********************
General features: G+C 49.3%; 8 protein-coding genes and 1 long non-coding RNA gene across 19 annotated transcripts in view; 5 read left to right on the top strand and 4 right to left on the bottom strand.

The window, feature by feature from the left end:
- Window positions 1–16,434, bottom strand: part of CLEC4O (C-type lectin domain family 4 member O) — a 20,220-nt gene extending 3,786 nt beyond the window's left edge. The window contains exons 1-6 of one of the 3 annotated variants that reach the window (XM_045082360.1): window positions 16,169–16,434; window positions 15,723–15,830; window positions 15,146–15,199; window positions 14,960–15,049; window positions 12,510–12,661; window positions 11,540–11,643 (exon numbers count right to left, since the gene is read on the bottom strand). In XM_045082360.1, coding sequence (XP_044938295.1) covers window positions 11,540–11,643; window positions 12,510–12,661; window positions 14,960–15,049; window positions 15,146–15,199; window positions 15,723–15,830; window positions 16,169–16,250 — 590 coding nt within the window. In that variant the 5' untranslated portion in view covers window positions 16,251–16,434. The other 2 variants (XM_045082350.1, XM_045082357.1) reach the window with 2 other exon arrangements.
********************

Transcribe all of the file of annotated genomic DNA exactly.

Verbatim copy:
General features: G+C 49.3%; 8 protein-coding genes and 1 long non-coding RNA gene across 19 annotated transcripts in view; 5 read left to right on the top strand and 4 right to left on the bottom strand.

The window, feature by feature from the left end:
- Window positions 1–16,434, bottom strand: part of CLEC4O (C-type lectin domain family 4 member O) — a 20,220-nt gene extending 3,786 nt beyond the window's left edge. The window contains exons 1-6 of one of the 3 annotated variants that reach the window (XM_045082360.1): window positions 16,169–16,434; window positions 15,723–15,830; window positions 15,146–15,199; window positions 14,960–15,049; window positions 12,510–12,661; window positions 11,540–11,643 (exon numbers count right to left, since the gene is read on the bottom strand). In XM_045082360.1, coding sequence (XP_044938295.1) covers window positions 11,540–11,643; window positions 12,510–12,661; window positions 14,960–15,049; window positions 15,146–15,199; window positions 15,723–15,830; window positions 16,169–16,250 — 590 coding nt within the window. In that variant the 5' untranslated portion in view covers window positions 16,251–16,434. The other 2 variants (XM_045082350.1, XM_045082357.1) reach the window with 2 other exon arrangements.